September 10th, 2020
As opposed to 30+ years ago, the lean manufacturing methodology is no longer unheard of in the manufacturing industry. Today, it’s one of the more common approaches in supply chain management. But one thing is certain: Attempting to implement lean manufacturing and actually implementing it are two very different things. That’s because the manufacturing industry is tasked with a constant shift in consumer demand, and the five principles of lean manufacturing can only be realized when digital transformation has taken hold within the organization. Oddly enough, that’s where HR comes in.
Digital Transformation in Manufacturing
According to a recent report, 86% of manufacturers have appointed digital transformation leaders. This need is best illustrated in the tire industry, a space in which the steps necessary to achieve digital transformation are regularly discussed in interviews with industry leaders. Take Paolo Ferrari as an example. As the President and CEO of Bridgestone Americas (formerly EMEA), he explains in an interview that there’s a massive cultural shift in the organization as they attempt to transition from a product-focused manufacturing company to a “brilliant mobility solutions provider.” He further explains that this new direction takes team members outside of their comfort zone. For instance, product engineers who have been with the company for years are now being introduced to Big Data, AI, cloud-based applications, and SaaS.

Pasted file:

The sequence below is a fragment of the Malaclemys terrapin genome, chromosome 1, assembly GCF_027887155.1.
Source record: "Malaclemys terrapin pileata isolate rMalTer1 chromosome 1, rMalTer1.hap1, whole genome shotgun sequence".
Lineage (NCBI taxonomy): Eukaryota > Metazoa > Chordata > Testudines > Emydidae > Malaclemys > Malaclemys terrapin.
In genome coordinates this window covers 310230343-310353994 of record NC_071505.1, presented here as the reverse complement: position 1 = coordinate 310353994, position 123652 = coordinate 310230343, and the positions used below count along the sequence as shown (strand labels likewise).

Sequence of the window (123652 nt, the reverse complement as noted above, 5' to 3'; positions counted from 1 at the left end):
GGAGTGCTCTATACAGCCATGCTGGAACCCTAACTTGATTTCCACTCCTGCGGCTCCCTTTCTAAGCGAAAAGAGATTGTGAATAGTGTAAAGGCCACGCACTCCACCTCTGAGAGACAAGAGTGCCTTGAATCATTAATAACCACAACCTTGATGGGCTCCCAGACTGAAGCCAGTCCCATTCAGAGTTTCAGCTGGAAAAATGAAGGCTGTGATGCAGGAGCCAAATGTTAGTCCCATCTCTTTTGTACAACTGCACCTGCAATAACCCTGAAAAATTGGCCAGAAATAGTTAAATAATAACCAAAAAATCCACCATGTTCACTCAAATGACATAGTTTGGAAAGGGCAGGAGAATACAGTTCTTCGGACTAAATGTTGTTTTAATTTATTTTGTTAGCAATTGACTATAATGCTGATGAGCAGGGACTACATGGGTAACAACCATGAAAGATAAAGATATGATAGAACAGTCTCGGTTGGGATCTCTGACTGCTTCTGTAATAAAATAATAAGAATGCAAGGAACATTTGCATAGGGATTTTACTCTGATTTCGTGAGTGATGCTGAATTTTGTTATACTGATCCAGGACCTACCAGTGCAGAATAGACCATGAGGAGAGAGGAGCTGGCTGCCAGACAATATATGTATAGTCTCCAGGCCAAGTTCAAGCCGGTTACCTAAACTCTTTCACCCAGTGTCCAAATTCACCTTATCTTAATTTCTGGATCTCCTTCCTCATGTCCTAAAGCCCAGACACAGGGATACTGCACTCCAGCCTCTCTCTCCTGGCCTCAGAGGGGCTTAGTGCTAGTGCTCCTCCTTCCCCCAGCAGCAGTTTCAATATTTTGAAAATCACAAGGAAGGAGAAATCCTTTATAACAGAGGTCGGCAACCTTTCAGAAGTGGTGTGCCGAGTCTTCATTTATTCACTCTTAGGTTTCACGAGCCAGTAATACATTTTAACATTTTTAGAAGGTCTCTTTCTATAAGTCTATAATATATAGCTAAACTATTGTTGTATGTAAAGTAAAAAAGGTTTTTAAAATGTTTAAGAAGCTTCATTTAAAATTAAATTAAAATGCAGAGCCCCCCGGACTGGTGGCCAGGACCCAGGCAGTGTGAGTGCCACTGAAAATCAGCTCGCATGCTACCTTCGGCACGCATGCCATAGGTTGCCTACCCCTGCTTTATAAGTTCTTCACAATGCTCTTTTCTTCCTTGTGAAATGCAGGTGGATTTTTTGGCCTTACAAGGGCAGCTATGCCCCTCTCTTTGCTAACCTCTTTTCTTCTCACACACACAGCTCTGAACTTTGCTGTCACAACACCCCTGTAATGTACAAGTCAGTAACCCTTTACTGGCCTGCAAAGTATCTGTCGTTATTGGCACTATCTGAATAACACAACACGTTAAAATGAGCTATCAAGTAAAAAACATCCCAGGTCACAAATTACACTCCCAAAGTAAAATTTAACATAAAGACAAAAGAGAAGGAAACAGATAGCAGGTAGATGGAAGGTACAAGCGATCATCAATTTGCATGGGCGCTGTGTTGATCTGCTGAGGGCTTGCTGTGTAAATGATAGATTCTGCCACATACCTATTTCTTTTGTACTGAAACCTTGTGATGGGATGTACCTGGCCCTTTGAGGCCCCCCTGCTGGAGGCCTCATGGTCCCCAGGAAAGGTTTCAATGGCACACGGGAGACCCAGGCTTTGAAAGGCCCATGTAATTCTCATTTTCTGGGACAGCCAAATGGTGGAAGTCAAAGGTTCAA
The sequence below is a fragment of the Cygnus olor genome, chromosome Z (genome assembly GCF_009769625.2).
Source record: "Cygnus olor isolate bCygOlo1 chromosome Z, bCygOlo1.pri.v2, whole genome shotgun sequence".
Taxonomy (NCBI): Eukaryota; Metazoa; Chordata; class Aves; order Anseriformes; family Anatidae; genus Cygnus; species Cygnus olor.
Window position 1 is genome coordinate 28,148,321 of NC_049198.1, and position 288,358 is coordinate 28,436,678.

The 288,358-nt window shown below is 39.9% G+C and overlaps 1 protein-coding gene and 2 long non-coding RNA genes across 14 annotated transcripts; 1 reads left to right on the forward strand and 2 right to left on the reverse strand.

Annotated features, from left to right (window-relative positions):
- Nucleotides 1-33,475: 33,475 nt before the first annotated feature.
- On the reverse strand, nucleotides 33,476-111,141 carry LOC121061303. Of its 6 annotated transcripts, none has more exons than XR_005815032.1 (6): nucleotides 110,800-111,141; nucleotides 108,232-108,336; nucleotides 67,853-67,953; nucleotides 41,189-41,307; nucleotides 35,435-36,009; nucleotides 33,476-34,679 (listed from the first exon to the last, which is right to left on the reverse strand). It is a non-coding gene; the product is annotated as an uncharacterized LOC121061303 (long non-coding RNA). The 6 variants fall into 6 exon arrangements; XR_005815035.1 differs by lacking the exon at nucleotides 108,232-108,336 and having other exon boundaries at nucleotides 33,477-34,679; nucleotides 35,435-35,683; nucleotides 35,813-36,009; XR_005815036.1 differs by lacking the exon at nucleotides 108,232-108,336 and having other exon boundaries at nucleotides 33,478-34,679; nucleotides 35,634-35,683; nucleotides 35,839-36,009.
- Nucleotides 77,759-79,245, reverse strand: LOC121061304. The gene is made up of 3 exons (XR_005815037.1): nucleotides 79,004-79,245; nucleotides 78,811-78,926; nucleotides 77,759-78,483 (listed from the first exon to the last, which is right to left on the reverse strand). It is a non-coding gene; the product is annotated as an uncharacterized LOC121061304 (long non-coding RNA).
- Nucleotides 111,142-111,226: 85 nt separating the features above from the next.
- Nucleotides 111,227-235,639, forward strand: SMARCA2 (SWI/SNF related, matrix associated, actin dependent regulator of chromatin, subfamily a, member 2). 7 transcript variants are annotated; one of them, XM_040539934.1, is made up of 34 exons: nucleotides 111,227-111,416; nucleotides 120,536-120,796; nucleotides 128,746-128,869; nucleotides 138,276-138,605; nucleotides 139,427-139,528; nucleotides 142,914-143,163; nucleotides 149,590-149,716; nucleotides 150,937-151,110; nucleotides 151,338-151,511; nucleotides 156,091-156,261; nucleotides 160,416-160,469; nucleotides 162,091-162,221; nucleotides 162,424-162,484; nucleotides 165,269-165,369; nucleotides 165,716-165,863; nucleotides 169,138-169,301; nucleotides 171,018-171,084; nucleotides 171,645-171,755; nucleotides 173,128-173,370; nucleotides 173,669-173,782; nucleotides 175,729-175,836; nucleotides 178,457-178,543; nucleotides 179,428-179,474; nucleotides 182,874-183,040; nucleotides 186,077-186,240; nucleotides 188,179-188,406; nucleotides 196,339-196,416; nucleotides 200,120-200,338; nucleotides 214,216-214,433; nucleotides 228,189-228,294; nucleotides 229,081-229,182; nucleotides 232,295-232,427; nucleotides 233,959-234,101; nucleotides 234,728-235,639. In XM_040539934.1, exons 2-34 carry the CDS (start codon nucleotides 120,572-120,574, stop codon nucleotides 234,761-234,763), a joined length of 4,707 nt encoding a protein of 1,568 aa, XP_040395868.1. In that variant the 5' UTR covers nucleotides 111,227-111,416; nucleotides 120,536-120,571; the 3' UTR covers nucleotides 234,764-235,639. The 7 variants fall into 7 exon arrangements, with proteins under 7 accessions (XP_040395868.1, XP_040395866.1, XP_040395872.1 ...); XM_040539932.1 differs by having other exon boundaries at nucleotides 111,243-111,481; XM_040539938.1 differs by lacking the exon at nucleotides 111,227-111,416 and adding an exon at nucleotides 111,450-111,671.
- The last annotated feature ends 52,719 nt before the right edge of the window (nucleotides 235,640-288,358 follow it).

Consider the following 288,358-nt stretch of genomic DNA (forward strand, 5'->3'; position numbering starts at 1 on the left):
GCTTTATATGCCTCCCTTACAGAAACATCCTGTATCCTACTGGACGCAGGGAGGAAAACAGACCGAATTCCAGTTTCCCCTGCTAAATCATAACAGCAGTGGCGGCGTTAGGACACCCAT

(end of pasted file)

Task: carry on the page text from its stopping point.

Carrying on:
The #1 Reason Digital Transformation Fails
While technological development is integral to remaining competitive in the manufacturing industry, “[d]igital transformations are just as much about the people as they are about the technology,” something that is perfectly explained in the Forbes article, Here’s Why HR is Critical for Digital Transformation Success. And for the long-time employees who are completely new to the modern technological landscape and don’t understand why change is necessary, it’s no wonder that “[n]ot considering the impact on your people and culture is one of the biggest reasons digital transformations fail so often.”
Digital Transformation Enables Lean Manufacturing
And if digital transformation efforts are failing, implementing a lean manufacturing methodology will be equally unsuccessful. That’s because lean manufacturing emphasizes supply chain efficiency, from just-in-time (JIT) production to improving communication with partners by automating document exchange. Achieving this is only possible if and when traditional supply chain management practices are reevaluated and employees respond to cultural change with open minds. HR can help with this.
To start, HR can increase internal support for digital transformation with an employee-first approach. That is, after all, the reason HR exists. And when employees are properly informed, educated, and trained on relevant topics, they’re much more likely to adopt a positive mentality and consciously aid in transformation efforts.